Vicki Vollweiler

Vicki Vollweiler: Founder, College Financial Prep

Today, we are pleased to feature in the Sammy Spotlight – Vicki Vollweiler!

Vicki  is the Founder of College Financial Prep. She is a hard working divorced mom of two wonderful children: a college Senior, who is soon heading off to Graduate school and a Middle School Cheerleader. They both love music!

Vicki understands first hand the financial complexities of sending a child to college. It informs and inspires her work with both traditional and complex families.

Now, in her own words, Vicki shares her story!


Growing up, my  parents were always teaching me about money, indirectly.  My father was a CPA and a Tax Attorney so that was his focus, professionally and personally.  I grew up comfortably but my parents were conservative and always believed in saving for a rainy day.  They never over extended themselves, never had credit card debt and they always believed in spending the least amount possible to get exactly what it was that they wanted, whether it be a certain style piece of clothing or a new car. 

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The importance of paying bills on time and living within one’s means was ingrained in my mind. These are key takeaway to teach our children:

(1) Do not spend more than you can afford to pay at the end of the month

(2) Stick to a budget!


For me, it became extremely important to find ways to teach my children about money and with my children, any math problem becomes a financial lesson!

“You received $10 for your birthday from Grandma.  You want to buy a $7 toy.  How much change will you receive from the cashier at the store?

A decimal problem like 12.27 + 15.78 = became $12.27 + $15.78.  How much money do you now have saved in the bank?   

And, as the kids get older…  percents!  “You are in a store and want to buy a new computer. It is originally $500. It is on sale for 20% off. How much is the new price?  And, most importantly, is it a good deal? Or, can you still get that computer for less elsewhere?

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So many children, even those in high school and college, don’t fully understand the concept of money and savings. It’s so important to start in small, innocent ways when they are young. And as they grow older, to keep reinforcing those concepts, and adding new ones, that will help them to lead financially secure and financially savvy lives.


By founding College Financial Prep, I am now able to leverage my financial knowledge to help both parents and students make informed financial decisions about college and a major life milestone rather than purely emotional decisions that might have severe, negative financial consequences. It feels absolutely wonderful!

Have a blast reading to kids and help them learn great money habits!


I earned and received a free full ride merit scholarship plus stipend to Syracuse University for my MBA. Education, formal and informal, have played a vital role in my life. I want young people to have access to the same benefits as well, if they want them. Not everyone will necessarily qualify for every scholarship. I want them to know that is okay and that it is still possible to get a college education (and even scholarships) without accumulating massive amounts of student loan debt!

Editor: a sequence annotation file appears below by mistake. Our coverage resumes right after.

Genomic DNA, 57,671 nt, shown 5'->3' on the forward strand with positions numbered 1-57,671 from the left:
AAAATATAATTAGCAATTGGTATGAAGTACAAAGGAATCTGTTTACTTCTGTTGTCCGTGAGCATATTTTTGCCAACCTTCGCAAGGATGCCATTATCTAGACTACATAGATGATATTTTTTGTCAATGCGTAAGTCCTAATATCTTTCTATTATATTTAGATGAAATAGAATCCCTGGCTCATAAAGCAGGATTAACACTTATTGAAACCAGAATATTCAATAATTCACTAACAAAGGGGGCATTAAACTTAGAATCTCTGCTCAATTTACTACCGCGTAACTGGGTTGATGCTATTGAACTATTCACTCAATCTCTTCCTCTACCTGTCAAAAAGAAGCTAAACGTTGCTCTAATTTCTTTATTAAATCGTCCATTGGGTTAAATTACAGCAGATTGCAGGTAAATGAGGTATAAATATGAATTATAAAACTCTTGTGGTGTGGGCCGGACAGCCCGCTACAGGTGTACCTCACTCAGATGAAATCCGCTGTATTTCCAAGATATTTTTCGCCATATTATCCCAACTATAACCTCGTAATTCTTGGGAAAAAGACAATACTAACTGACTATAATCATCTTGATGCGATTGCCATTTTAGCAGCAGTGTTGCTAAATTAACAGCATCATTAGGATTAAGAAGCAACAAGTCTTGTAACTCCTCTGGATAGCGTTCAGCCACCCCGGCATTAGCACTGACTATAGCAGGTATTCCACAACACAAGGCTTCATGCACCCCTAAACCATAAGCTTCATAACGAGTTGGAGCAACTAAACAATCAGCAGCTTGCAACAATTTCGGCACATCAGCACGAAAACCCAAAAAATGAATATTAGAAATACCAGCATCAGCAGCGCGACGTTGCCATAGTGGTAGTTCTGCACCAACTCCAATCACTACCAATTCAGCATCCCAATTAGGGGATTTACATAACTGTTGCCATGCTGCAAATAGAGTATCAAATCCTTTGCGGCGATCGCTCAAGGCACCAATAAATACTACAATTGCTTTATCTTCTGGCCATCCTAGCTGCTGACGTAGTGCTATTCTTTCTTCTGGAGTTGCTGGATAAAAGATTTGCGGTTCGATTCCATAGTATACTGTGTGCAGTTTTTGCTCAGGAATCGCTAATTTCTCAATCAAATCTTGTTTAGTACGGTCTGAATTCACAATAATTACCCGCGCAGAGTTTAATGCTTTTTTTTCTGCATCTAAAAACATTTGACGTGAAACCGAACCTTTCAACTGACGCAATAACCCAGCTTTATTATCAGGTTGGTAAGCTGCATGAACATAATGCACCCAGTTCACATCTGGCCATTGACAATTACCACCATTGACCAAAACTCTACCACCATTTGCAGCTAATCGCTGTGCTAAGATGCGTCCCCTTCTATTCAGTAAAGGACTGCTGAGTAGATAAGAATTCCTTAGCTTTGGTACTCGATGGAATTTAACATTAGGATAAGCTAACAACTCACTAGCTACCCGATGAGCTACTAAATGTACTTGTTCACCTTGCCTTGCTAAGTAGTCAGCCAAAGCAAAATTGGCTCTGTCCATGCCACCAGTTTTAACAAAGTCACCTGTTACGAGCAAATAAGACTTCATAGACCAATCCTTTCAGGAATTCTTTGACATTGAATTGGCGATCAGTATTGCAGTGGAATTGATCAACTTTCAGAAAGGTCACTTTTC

Parents often ask me when they should complete the FAFSA application. It’s important for parents to realize that filling out financial aid forms is only one step of a process that should start by 11th grade and begins with college research and calculations based on the family’s specific financial needs and the child’s academic accomplishments.  It is also important to consider the potential salary depending on the child’s future career goals. Then the process continues throughout every year of college for the student. There may be changes in circumstances that warrant an increase in financial aid for the student.  Keeping an eye on the bottom line; that is the best way to save money.


Personal finance should be taught in the public schools, but it usually isn’t.  It is important kids learn the concepts of budgeting, how to use a credit card, student loan debt (and interest), and income vs expenses.


My favorite quote is attributable to Ben Franklin. I share it all the time. 

“If you fail to plan, you plan to fail.” 

This applies to so many things in life, but is certainly true with saving money on the cost of college!


To learn more about Vicki Vollweiler visit her at

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About the Author

Team Sammy is on a mission with Sammy Rabbit to make it fun and easy for anyone to talk to and teach kids great money habits. We want kids and their families on the road to financial freedom, security and making their dreams come true at the earliest possible ages. Join us. Let's collaborate on a project or an awareness campaign in your community!